This blog entry aims to provide the reader with technical details about the stack-based buffer overflow that we’ve discovered in the web administration console of the WatchGuard XTM appliance (CVE-2013-6021), as well as our journey into the exploit development. While the bug was quite easy to discover, writing a reliable exploit was more challenging due to several limitations, including an impressive hardening of the device.
It is worth to mention that by default, the web console of the XTM appliance is not reachable from the Untrusted interface as long as the firewall policy hasn’t been modified to allow external access. However, the XTMv version (virtual appliance) allows external access to the web console by default.
Watchguard Firewall appliances offer the ability to manage policies per user. Several mechanisms can be used to authenticate users (Active Directory, LDAP, Radius, ..) including a local database called “Firebox database” (Firebox-DB). Based on the XML configuration file of the appliance (which includes the Firebox-DB accounts), I recently needed to evaluate the passwords strength defined by a customer. Unfortunately, the firebox passwords appeared to be encrypted or hashed and I couldn’t find any information about the algorithm used.
Hereunder is an excerpt of the XML configuration file, showing the definition of the user “john“. The password was set to “readwrite“, a deliberately simple choice for testing purposes.
<account> <id>john</id> <password>628427e87df42adc7e75d2dd5c14b170</password> <description/> <idle-timeout>1800</idle-timeout> <session-timeout>28800</session-timeout> [...SNIP...] </account>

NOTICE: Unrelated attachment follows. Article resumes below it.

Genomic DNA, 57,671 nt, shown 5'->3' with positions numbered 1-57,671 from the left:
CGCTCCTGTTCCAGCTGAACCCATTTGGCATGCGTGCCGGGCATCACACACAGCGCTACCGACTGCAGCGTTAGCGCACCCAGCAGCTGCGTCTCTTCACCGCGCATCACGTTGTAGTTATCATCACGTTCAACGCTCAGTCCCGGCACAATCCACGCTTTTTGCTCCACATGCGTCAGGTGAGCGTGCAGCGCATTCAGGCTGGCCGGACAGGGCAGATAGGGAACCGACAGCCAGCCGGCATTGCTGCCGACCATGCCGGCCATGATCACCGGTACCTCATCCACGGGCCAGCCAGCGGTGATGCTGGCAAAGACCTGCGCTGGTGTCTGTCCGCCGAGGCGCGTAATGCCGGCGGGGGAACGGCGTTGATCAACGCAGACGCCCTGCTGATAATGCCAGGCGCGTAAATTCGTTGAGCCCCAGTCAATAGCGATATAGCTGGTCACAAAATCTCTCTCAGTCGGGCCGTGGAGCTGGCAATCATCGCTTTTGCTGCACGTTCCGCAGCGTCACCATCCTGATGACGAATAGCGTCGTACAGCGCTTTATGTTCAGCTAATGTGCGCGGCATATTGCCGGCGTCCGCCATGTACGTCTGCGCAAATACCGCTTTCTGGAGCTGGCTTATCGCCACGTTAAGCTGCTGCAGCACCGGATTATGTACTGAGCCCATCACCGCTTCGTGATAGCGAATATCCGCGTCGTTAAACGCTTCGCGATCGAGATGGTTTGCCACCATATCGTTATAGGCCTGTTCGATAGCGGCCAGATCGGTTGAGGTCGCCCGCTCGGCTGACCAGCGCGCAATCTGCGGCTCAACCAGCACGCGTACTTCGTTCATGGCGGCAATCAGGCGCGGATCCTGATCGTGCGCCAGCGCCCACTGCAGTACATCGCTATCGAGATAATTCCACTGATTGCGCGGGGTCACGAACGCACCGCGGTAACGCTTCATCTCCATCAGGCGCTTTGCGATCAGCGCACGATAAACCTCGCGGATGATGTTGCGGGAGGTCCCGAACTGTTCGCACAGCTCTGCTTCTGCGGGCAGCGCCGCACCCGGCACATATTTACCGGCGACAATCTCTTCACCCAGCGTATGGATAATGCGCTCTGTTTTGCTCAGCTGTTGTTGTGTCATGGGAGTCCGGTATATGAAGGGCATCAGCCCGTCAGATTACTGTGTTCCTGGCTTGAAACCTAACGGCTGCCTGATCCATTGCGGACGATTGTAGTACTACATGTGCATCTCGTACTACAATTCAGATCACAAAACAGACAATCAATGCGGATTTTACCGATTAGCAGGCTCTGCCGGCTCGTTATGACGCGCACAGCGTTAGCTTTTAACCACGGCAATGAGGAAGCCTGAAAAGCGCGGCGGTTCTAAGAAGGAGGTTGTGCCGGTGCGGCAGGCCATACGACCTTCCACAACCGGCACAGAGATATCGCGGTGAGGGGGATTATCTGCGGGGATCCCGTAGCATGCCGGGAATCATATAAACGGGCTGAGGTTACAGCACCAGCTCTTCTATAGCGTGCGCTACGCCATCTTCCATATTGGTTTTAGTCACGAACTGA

If you heard about the following vulnerabilities in McAfee ePolicy Orchestrator version 4.6.5 and earlier:
- CVE-2013-0140 – Pre-authenticated SQL injection
- CVE-2013-0141 – Pre-authenticated directory path traversal
and your environments haven’t been updated yet, then you should consider watching this video…
- Remote command execution on the ePo server.
- Remote command execution on the Managed stations (one ring to rule them all).
- File upload on the ePo server.
- Active Directory credentials stealing.
UPDATE: Thinks are moving well on Hashcat.net ! https://hashcat.net/trac/ticket/5
If you are familiar with ike-scan and you hold NVidia card(s), you could be interested by cracking Pre-Shared Keys with your GPU(s).
As it is my first CUDA/GPU implementation and that I have limited knowledge of cryptography, this code must not be considered as optimized. Technically, I only reused basic source codes of MD5 and SHA-1 inside a CUDA code. Don’t blame me. I was working on a pentest and I thought : “Cracking this PSK could be nice for my report, let’s do ‘man cuda’ .. ”
To give you an idea of the improvement, brute-forcing the PSK “hello1“requires about:
- 2 hours and 50 minutes with CPU (HP EliteBook 8440p - 2.5GHz Intel Core 5)
- 2 minutes and 40 seconds with GPUs (GTX480 + GTX570)
It’s not that bad for a first try, even if the occupancy rate of the cards is low.